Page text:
People have hobbies that can range from collecting coins and stamps to all colours of nail polish, but it seems like I have developed a somewhat unique hobby. I have become a bit of a student ID collector. In Aarhus, Denmark, I was taking classes both at Aarhus University and the Danish School of Media and Journalism. Now, I have a shiny, new University of Technology, Sydney (UTS) ID on which my face looks unflatteringly elongated. My good ol’ Ryerson card is also nicely preserved at my Mum’s place in Toronto.
Now, this doesn’t make me an expert and I haven’t conducted any empirical research (although I might one day), but in the last four weeks that I’ve been studying in Sydney, I couldn’t help but notice the differences in the educational cultures between Australia and Denmark. Denmark was a lot more theoretical with assignments grounded in research; Australia is much more practical as I am already shooting television journalism stories. Denmark was very egalitarian; Australian students are much more competitive. Danish professors maintain a hierarchal distance with their students; but I am already tweeting at my Aussie profs.
Just to make sure that my observations were echoed by other students, I chatted with two of my friends about this: Carrington, an Aussie bloke who did an exchange at my Danish uni, and Fanny, a French student who is currently in Australia. Here’s what they had to say:
Australia vs. Europe: what do you think about the teaching content?
Carrington: I found the program in Denmark to be heavily theoretical. My experience in Australia had been that you study what is directly applicable to your field.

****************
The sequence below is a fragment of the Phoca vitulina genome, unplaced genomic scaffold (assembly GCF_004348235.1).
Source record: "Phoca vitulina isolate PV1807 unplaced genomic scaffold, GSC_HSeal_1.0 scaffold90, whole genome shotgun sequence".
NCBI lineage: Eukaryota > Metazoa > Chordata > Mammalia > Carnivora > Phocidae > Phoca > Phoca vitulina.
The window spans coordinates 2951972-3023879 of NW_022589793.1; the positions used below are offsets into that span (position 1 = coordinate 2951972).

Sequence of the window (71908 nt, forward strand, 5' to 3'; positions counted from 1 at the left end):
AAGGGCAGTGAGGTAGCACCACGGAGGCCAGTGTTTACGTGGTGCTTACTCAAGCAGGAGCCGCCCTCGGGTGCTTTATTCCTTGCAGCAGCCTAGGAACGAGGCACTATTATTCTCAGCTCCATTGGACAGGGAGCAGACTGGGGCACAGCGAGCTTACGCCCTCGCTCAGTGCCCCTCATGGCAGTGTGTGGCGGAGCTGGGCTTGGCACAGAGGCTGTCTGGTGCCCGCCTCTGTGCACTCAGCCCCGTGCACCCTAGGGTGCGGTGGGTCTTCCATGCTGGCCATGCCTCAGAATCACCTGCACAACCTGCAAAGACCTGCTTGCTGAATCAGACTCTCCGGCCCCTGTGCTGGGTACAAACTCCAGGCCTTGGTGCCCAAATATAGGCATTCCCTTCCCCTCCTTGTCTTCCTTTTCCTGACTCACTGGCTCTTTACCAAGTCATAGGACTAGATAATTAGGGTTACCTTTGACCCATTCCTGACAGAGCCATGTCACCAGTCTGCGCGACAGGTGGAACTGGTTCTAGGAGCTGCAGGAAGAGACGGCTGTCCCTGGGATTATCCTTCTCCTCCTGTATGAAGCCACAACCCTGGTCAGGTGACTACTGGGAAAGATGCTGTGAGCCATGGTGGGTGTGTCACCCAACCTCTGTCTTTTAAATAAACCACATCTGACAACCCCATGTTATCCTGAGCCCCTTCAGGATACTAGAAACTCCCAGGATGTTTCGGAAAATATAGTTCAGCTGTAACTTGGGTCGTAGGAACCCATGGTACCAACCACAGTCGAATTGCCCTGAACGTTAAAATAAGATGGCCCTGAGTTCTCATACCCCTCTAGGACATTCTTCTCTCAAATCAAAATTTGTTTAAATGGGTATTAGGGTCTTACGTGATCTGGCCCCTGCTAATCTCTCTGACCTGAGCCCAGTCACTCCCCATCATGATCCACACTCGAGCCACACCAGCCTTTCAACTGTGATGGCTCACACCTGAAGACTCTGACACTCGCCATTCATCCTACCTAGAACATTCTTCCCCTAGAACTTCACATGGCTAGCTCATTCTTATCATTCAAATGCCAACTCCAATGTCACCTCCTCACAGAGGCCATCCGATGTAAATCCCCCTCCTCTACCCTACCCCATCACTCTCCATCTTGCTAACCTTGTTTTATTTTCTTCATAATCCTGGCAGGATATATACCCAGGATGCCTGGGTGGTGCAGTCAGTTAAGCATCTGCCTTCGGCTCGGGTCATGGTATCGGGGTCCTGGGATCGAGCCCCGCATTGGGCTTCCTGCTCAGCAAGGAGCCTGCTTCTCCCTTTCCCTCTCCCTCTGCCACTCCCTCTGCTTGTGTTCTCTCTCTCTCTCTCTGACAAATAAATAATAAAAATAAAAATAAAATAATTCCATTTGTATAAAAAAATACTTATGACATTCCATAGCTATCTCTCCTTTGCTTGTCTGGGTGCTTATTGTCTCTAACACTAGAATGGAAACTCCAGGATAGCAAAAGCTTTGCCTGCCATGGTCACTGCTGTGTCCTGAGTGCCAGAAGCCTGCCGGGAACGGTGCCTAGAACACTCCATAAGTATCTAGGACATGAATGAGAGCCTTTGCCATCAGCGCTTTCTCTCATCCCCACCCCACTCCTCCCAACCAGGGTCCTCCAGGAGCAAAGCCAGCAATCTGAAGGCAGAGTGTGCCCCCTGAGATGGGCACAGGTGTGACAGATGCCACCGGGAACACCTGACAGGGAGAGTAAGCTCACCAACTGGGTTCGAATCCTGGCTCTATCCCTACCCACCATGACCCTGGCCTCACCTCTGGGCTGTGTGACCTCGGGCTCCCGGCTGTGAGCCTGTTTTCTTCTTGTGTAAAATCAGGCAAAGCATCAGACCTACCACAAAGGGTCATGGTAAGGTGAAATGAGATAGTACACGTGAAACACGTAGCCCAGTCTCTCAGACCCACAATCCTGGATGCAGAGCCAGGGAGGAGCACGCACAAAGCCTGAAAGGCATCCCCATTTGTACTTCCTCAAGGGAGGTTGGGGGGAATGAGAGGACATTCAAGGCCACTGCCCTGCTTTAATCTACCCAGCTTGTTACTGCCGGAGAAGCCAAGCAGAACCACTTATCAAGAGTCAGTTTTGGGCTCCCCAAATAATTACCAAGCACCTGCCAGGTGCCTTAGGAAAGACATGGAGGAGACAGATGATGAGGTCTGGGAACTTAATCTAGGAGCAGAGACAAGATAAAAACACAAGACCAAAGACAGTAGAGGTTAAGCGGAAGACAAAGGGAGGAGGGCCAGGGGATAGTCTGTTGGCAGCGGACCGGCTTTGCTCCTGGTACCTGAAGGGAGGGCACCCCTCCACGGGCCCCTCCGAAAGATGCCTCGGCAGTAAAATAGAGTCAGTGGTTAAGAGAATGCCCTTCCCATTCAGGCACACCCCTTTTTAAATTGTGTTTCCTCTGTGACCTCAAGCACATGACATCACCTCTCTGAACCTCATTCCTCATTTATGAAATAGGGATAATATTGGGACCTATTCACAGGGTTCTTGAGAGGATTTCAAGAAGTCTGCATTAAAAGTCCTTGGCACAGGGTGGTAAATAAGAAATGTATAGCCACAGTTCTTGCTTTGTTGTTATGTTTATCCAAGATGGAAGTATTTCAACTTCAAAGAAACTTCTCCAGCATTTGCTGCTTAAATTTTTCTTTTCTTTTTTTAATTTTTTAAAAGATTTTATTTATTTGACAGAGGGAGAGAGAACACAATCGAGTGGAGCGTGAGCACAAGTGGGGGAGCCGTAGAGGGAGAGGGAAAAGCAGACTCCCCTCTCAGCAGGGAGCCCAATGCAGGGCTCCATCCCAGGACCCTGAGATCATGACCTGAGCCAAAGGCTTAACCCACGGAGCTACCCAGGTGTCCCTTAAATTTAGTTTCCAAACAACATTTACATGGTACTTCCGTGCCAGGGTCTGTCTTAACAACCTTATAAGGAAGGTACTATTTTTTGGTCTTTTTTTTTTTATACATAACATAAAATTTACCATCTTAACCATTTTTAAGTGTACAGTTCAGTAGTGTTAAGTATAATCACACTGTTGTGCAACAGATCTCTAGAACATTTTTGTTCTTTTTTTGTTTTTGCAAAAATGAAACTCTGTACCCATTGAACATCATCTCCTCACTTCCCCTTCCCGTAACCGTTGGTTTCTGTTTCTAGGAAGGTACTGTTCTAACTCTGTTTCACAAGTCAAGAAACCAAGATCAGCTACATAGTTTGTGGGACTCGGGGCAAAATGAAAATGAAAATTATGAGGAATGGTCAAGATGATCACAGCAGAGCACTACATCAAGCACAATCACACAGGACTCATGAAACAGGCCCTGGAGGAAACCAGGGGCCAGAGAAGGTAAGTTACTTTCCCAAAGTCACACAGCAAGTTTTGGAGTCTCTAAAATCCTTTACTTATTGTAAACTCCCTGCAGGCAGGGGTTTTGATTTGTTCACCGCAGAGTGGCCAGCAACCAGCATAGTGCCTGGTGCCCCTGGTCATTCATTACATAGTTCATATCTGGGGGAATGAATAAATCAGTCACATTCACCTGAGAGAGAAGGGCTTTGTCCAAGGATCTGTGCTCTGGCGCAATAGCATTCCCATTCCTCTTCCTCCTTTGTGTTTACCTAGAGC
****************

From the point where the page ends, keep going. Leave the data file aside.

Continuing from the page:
Fanny: France is much more theoretical than Australia. Also, in France we have a lot more subjects and coursework and we don’t get to choose our subjects. The program is rigid and your courses are decided for you. However, in Australia you basically design your own curriculum.
Australia vs. Europe: student-teacher relationships?
Carrington: Denmark profs were quite rigid about things like punctuality and other rules. They are also less approachable. When I got to Denmark, I asked to meet a prof for coffee to get up to speed on the classes I had missed, but he declined saying that he had already said no to some students, so he couldn’t say yes to me. They are really egalitarian.
Fanny: In France, the professor is someone really important and busy. They won’t know who you are because there are 200 other students in the class. In Australia, the profs really try to make you feel comfortable in the class and I like that—but I am not used to that approach!
Are there any other major differences that you noticed while on exchange?
Carrington: I found that a lot of students in my MA program were quite young. They were doing their masters right after their undergraduate, which in my opinion is not the point of a master’s degree.
Fanny: I feel studying in France is harder, grades-wise. The professors will put trick questions on the exam just to weed out the students that don’t deserve to be there. In Australia, they help everyone and answer any questions we may have to make it simpler for us.
I agree with most of their points, but I can’t make up my mind regarding what style of teaching I prefer. I am well on my way to being a perpetual student, so it’s a good thing I enjoy both.
And here comes the advice section: when choosing where you may want to do your exchange semester, take these things into consideration. I would recommend trying out a different teaching style than you are used to. Maybe, you’ll like it a lot, maybe you’ll hate it, but at least you can see how our other global peers learn.
So, which educational style are you leaning towards?Add this article to your reading list